Introduction



Picture: Left, Helen Storey, Photo by John Ross
Right, Kate Storey - Photo by Jonathan Gordon



 
A science-art collaboration elucidating 10 key events in human embryonic development by artist/designer Helen Storey (London College of Fashion) and biologist Kate Storey (University of Dundee).

Helen and Kate collaborated in 1997 to create a series of fashion/textile designs, spanning the first 1,000 hours of human life. Producing these at London College of Fashion, Helen and Kate worked interactively using design at multiple levels to evoke the key embryonic processes that underlie our development. Seen and acclaimed by millions internationally and called a ‘cultural hybrid’, it changed the course of Helen's career - her time is now devoted to ideas and work rooted in science. Kate is dedicated to the public understanding of science.

14 years on, Helen and Kate have collaborated again to produce new dresses, which explore the science behind the development and function of the lungs.

The full collection is 27 dresses, of which 10 are touring in 2011.

Diary excerpts from the sister’s original creative journey in 1997


Click to view archive and new images of the creative process and audience response.


Helen and Kate were invited to discuss Primitive Streak on Radio 4's Woman's Hour. You can listen again to the programme, which aired on Wednesday March 9th, here.


Profile - Professor Helen Storey MBE

Professor Helen Storey is an artist and designer living and working in London. She graduated in Fashion from Kingston Polytechnic in 1981,then worked with Valentino and Lancetti in Rome. She returned to London and worked with Belville Sassoon before launching her own label in 1983 with Caroline Coates’ company Amalgamated Talent. Storey’s late ‘80s and early ‘90s collections were noted for their questioning of traditional notions of glamour, expense and women’s image, including boas created from rags and evening gowns made from plastic refuse-bags or printed with corporate logos. Following her second catwalk show, ‘Present Times’ in 1991, Storey won Most Innovative Designer Of The Year and was nominated for British Designer Of The Year by The British Fashion Council. Following the closure of the trading arm of Helen Storey in 1995, Storey published an autobiography, published by Faber and Faber, aptly titled ‘Fighting Fashion,’ charting her personal experience within the industry.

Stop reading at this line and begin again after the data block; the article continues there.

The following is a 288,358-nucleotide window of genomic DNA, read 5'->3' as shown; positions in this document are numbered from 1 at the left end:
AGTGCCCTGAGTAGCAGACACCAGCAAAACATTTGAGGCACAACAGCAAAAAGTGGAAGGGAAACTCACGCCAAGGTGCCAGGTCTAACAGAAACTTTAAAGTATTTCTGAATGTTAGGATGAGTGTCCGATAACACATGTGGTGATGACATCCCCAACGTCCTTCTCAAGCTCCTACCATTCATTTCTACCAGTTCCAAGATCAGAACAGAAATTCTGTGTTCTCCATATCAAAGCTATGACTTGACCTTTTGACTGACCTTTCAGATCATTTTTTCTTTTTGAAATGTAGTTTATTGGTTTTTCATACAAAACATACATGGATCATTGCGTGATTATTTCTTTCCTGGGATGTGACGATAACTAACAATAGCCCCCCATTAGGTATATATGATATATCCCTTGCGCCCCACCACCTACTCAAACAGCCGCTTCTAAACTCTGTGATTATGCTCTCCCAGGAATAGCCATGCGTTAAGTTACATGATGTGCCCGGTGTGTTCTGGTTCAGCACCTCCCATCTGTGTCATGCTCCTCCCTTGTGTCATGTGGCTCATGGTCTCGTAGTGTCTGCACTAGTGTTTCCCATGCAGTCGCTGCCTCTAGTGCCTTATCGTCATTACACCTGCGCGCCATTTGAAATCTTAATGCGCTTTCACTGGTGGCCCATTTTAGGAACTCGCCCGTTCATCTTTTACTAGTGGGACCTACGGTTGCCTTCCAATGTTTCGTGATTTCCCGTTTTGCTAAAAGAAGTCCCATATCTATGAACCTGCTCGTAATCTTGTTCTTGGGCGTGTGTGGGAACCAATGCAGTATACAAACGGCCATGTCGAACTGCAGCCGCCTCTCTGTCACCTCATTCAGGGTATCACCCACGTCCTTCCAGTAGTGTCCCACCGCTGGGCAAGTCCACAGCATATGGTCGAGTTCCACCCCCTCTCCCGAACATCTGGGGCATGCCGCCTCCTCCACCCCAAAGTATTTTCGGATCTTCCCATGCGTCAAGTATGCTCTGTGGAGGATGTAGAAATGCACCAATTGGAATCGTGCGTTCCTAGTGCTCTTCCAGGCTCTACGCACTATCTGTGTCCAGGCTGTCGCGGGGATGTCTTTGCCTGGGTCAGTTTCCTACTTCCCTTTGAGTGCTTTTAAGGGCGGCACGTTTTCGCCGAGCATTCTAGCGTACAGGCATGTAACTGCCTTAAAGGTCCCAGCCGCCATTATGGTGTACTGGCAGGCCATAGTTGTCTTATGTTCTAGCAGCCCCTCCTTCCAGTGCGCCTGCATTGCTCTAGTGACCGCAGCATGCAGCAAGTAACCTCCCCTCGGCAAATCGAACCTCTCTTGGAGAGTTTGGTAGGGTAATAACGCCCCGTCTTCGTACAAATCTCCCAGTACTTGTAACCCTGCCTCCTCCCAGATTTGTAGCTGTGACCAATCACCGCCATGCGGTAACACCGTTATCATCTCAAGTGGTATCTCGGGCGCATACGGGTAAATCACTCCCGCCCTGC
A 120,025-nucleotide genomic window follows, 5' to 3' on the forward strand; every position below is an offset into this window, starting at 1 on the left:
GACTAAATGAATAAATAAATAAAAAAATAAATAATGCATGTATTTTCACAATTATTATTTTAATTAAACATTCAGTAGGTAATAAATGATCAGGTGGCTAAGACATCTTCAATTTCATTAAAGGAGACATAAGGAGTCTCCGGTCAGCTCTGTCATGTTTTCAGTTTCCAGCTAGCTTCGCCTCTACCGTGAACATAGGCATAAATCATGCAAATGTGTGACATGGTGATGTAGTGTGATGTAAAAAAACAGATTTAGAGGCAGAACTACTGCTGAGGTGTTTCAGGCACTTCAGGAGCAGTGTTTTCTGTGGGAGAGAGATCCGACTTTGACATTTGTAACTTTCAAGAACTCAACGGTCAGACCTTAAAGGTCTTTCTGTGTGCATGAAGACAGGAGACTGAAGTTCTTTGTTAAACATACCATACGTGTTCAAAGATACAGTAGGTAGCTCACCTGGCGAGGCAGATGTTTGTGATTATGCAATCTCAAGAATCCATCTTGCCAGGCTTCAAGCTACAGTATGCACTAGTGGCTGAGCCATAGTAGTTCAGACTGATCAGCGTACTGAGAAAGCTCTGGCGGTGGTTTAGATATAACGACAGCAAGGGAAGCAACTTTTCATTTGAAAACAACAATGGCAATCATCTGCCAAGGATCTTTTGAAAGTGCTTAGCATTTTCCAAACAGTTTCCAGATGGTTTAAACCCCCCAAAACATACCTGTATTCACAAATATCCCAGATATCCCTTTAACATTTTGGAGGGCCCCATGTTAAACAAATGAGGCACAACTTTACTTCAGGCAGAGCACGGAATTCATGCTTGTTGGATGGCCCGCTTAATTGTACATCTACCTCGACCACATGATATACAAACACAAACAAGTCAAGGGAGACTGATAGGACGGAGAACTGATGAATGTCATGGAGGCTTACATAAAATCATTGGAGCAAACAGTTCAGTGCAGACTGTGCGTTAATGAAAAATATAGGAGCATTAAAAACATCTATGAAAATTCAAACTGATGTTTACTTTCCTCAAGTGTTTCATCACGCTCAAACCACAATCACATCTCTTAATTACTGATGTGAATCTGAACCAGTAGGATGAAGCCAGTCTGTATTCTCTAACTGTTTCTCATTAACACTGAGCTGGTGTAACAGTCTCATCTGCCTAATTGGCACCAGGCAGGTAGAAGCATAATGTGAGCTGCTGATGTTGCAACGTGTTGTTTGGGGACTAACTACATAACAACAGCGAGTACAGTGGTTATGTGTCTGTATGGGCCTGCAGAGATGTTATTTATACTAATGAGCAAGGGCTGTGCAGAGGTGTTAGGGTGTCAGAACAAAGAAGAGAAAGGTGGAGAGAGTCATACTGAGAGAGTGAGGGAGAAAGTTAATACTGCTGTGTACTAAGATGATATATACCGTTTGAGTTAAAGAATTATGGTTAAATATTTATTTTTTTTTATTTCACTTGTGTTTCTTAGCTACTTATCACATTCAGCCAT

Since the mid-90s, Storey has been drawn towards the world of scientific research, which has culminated in a series of projects exploring the fields of biology, neuroscience and chemistry. In 1997, the Wellcome Trust initiative ‘Sci/Art’, promoting partnerships between science and art, prompted Storey’s first project that combined these disciplines. Alongside her sister Kate, a developmental biologist at Oxford University, Storey created ‘Primitive Streak’ – 27 pieces of textiles and dress that take the viewer through the first 1,000 hours of human life, from fertilisation to the recognisable human form. A double award-winning project, Primitive Streak has toured in 7 countries since 1997 and has been seen by 5 million people.

 
In response to the demands of ‘Primitive Streak’, Helen Storey and Caroline Coates established The Helen Storey Foundation in 1997, a not-for-profit arts organisation promoting creativity and innovation. The Helen Storey Foundation has since collaborated across multiple disciplines. This lead to ‘Mental’, a 5-part work that explores, through hand-craft and technology, key emotions present during the creative process, first shown in 2001; and ‘Eye and I’ in 2005-2006, which Storey has described as ‘a new kind of explorative space for emotional interaction between humans’. ‘Wonderland’ a project created with Professor Tony Ryan at Sheffield University, straddles the junction between art, fashion and chemistry and reached an audience of 11 million people in 2008.